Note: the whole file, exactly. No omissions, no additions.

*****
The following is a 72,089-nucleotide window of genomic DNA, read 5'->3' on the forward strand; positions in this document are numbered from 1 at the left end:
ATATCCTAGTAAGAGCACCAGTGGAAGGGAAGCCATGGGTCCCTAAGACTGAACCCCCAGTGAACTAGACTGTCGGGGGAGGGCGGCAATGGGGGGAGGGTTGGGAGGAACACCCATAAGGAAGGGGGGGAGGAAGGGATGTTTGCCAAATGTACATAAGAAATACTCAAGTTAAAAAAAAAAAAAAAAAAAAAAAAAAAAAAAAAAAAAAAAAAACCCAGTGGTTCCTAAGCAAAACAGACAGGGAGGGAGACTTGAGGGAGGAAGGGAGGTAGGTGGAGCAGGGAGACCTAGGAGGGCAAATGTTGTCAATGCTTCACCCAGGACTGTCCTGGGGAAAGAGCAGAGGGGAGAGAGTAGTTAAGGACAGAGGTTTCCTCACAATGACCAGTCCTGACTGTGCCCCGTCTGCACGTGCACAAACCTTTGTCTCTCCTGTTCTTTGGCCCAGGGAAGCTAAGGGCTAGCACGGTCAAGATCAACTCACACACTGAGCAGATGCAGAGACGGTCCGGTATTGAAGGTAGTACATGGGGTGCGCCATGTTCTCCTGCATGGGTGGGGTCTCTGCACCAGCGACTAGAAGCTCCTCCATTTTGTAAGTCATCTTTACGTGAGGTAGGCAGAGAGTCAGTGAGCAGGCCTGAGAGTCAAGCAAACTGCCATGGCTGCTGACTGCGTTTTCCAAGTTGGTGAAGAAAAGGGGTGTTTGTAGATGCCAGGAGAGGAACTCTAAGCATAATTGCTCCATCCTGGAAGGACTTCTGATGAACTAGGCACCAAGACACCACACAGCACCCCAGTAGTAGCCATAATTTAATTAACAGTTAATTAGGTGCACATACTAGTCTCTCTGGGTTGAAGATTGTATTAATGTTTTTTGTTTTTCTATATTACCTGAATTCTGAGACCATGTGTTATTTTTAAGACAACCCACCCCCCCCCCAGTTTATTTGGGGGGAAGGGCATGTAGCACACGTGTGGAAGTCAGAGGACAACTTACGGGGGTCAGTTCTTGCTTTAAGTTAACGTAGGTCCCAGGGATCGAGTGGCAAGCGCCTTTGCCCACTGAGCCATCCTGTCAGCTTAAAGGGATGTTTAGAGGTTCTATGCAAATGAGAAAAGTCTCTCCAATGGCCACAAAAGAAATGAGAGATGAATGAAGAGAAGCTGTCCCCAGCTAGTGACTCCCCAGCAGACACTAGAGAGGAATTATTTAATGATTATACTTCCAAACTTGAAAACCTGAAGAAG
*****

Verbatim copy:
The following is a 72,089-nucleotide window of genomic DNA, read 5'->3' on the forward strand; positions in this document are numbered from 1 at the left end:
ATATCCTAGTAAGAGCACCAGTGGAAGGGAAGCCATGGGTCCCTAAGACTGAACCCCCAGTGAACTAGACTGTCGGGGGAGGGCGGCAATGGGGGGAGGGTTGGGAGGAACACCCATAAGGAAGGGGGGGAGGAAGGGATGTTTGCCAAATGTACATAAGAAATACTCAAGTTAAAAAAAAAAAAAAAAAAAAAAAAAAAAAAAAAAAAAAAAAAACCCAGTGGTTCCTAAGCAAAACAGACAGGGAGGGAGACTTGAGGGAGGAAGGGAGGTAGGTGGAGCAGGGAGACCTAGGAGGGCAAATGTTGTCAATGCTTCACCCAGGACTGTCCTGGGGAAAGAGCAGAGGGGAGAGAGTAGTTAAGGACAGAGGTTTCCTCACAATGACCAGTCCTGACTGTGCCCCGTCTGCACGTGCACAAACCTTTGTCTCTCCTGTTCTTTGGCCCAGGGAAGCTAAGGGCTAGCACGGTCAAGATCAACTCACACACTGAGCAGATGCAGAGACGGTCCGGTATTGAAGGTAGTACATGGGGTGCGCCATGTTCTCCTGCATGGGTGGGGTCTCTGCACCAGCGACTAGAAGCTCCTCCATTTTGTAAGTCATCTTTACGTGAGGTAGGCAGAGAGTCAGTGAGCAGGCCTGAGAGTCAAGCAAACTGCCATGGCTGCTGACTGCGTTTTCCAAGTTGGTGAAGAAAAGGGGTGTTTGTAGATGCCAGGAGAGGAACTCTAAGCATAATTGCTCCATCCTGGAAGGACTTCTGATGAACTAGGCACCAAGACACCACACAGCACCCCAGTAGTAGCCATAATTTAATTAACAGTTAATTAGGTGCACATACTAGTCTCTCTGGGTTGAAGATTGTATTAATGTTTTTTGTTTTTCTATATTACCTGAATTCTGAGACCATGTGTTATTTTTAAGACAACCCACCCCCCCCCCAGTTTATTTGGGGGGAAGGGCATGTAGCACACGTGTGGAAGTCAGAGGACAACTTACGGGGGTCAGTTCTTGCTTTAAGTTAACGTAGGTCCCAGGGATCGAGTGGCAAGCGCCTTTGCCCACTGAGCCATCCTGTCAGCTTAAAGGGATGTTTAGAGGTTCTATGCAAATGAGAAAAGTCTCTCCAATGGCCACAAAAGAAATGAGAGATGAATGAAGAGAAGCTGTCCCCAGCTAGTGACTCCCCAGCAGACACTAGAGAGGAATTATTTAATGATTATACTTCCAAACTTGAAAACCTGAAGAAG